Teaching Kids to Use, Not Fear or Crave, Money
Teenager A. J. Manker felt he needed an increase in his allowance.
Drawing on the American talent for marketing, the South Bend, Ind., teenager lit upon a creative idea. He wrote his folks an essay explaining his predicament. Costs were rising, he argued. As kids get older they need more expensive items. A.J. searched for the right words.
And he found them.
"We increased his allowance from $5 to $7.50 a week," says his mom. "It was well written."
A.J.'s family illustrates how parents and children can work together to master the nitty-gritty of financial management.
Paula and Randy Manker readily concede that resolving money issues isn't always easy.
But what's important is that they work at it continually.
"We don't want [the children] to be fearful of money," says Mrs. Manker, who along with her husband runs a multimedia company. "We also want our children to see the costs and benefits" associated with money.
"Children need to have the world of financial choices made real to them as early as possible" says Paula Hogan, a financial planner at Hogan Financial Management in Milwaukee. They need "hands-on learning experiences" at the earliest possible age.
By the time children head off to school, financial experts say, they should know the rudiments of coins and bills: putting coins together to buy, say, a 25-cent item and sub-dividing bills into $1s, $5s, $10s, and $20s.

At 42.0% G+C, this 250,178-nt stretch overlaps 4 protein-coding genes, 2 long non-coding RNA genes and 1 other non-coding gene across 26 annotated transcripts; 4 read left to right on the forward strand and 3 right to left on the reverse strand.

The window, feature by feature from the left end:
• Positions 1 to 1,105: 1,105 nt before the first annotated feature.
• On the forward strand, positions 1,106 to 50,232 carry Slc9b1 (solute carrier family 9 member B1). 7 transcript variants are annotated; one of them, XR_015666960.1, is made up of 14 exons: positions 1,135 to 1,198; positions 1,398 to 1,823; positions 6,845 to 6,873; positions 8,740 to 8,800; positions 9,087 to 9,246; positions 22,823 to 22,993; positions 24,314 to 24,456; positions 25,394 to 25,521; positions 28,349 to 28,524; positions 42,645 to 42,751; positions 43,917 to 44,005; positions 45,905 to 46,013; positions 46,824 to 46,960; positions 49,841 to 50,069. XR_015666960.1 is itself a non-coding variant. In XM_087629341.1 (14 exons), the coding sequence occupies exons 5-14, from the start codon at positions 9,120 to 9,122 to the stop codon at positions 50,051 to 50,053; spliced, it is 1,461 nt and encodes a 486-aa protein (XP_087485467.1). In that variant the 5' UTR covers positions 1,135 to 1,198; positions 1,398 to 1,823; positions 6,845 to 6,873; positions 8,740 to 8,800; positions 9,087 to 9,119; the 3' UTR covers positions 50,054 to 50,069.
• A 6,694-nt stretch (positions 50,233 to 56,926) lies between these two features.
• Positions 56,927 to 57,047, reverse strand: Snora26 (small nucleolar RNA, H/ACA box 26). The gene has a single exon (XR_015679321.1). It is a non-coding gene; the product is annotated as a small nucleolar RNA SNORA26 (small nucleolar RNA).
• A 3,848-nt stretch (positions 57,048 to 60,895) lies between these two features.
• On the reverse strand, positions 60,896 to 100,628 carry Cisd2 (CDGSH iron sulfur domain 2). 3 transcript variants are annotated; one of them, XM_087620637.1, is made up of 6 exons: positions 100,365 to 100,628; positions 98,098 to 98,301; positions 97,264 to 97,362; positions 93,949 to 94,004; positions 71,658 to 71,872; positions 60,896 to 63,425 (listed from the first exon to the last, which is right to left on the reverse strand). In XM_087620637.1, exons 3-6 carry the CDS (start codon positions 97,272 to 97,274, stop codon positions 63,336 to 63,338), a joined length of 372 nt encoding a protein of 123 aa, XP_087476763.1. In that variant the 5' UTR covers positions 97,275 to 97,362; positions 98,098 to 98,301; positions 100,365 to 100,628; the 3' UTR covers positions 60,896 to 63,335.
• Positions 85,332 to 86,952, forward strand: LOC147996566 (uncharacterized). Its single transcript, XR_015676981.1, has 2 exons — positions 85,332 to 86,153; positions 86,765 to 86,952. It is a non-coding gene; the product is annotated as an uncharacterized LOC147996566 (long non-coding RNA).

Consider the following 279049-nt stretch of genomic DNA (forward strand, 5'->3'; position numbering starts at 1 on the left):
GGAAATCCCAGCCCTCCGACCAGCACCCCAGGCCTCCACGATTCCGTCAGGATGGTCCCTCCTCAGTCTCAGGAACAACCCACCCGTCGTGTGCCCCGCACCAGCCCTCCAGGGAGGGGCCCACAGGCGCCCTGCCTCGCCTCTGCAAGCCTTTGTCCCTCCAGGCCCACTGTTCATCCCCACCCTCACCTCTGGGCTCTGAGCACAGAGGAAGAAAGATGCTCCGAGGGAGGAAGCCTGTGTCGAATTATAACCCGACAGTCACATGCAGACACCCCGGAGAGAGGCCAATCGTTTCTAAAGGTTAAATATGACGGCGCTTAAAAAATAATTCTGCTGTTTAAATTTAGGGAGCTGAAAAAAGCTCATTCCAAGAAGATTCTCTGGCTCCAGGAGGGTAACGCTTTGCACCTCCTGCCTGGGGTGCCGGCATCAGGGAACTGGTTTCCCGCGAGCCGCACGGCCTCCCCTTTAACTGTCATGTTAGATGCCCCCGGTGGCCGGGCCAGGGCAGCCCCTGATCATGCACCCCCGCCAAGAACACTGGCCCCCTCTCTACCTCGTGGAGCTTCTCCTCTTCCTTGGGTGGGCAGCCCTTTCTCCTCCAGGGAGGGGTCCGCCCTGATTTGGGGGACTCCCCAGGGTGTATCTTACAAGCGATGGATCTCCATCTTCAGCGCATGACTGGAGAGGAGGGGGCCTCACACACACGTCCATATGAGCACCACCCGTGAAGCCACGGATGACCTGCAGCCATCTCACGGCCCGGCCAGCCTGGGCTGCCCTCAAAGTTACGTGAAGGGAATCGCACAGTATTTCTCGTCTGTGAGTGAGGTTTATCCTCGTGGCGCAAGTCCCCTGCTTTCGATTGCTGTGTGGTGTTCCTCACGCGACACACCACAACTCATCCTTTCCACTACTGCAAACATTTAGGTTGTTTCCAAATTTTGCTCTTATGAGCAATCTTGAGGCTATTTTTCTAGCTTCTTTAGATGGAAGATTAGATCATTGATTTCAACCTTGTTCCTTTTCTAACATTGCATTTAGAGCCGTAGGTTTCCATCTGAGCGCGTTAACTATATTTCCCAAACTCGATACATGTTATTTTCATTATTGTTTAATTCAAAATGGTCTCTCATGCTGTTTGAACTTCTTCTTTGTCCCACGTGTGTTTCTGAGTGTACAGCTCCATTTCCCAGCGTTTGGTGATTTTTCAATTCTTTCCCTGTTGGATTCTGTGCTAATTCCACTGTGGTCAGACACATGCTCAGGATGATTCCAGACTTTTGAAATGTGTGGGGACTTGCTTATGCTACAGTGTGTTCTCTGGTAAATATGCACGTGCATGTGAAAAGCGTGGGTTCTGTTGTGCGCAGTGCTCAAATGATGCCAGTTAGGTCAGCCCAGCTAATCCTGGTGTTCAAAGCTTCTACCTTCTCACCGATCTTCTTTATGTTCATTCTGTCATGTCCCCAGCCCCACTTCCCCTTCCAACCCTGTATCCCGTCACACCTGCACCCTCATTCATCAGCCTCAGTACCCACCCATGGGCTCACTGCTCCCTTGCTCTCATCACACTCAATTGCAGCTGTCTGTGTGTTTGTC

Up to junior high, they should learn the importance of choices. Example: A.J.'s sister, Ashley, has definite tastes in clothes. So Mrs. Manker now gives her daughter a precise clothing allowance. "I tell her: 'Spend it any way you want,' but I remind her that that's the total clothing allowance."
* Money is a tool to make good things happen, not to be feared or coveted.
* Conservation, such as turning off lights and recycling, both cuts the family's costs and helps the environment. Such issues lift the concept of money to a sense of sharing and making a better world.
* Responsibility counts. Look for ways to let children earn money. Ashley, for example, gets paid for doing light housework. But when she cleans a room, her mother says, "I want it to be a thorough job," just like a professional cleaning person would do.
* Be a good consumer with children. At the grocery store, compare prices. Analyze ads in magazines. Even very small children, such as Kristin Manker, not yet in school, can learn to critique TV and radio ads.
* Most important, make money a family matter, Ms. Hogan says.
And finally, don't underestimate the power and importance of an allowance. It helps kids control and understand money. - how it works; what it can and can't do.
Some parents give enough allowance to cover certain expenses, such as clothing, movies, or trips to the video arcade. So if they want those things, they have to budget.
Other parents let the allowance go to "whatever." But it's important to let the kids count their own pennies. They make the decisions; they feel the consequences.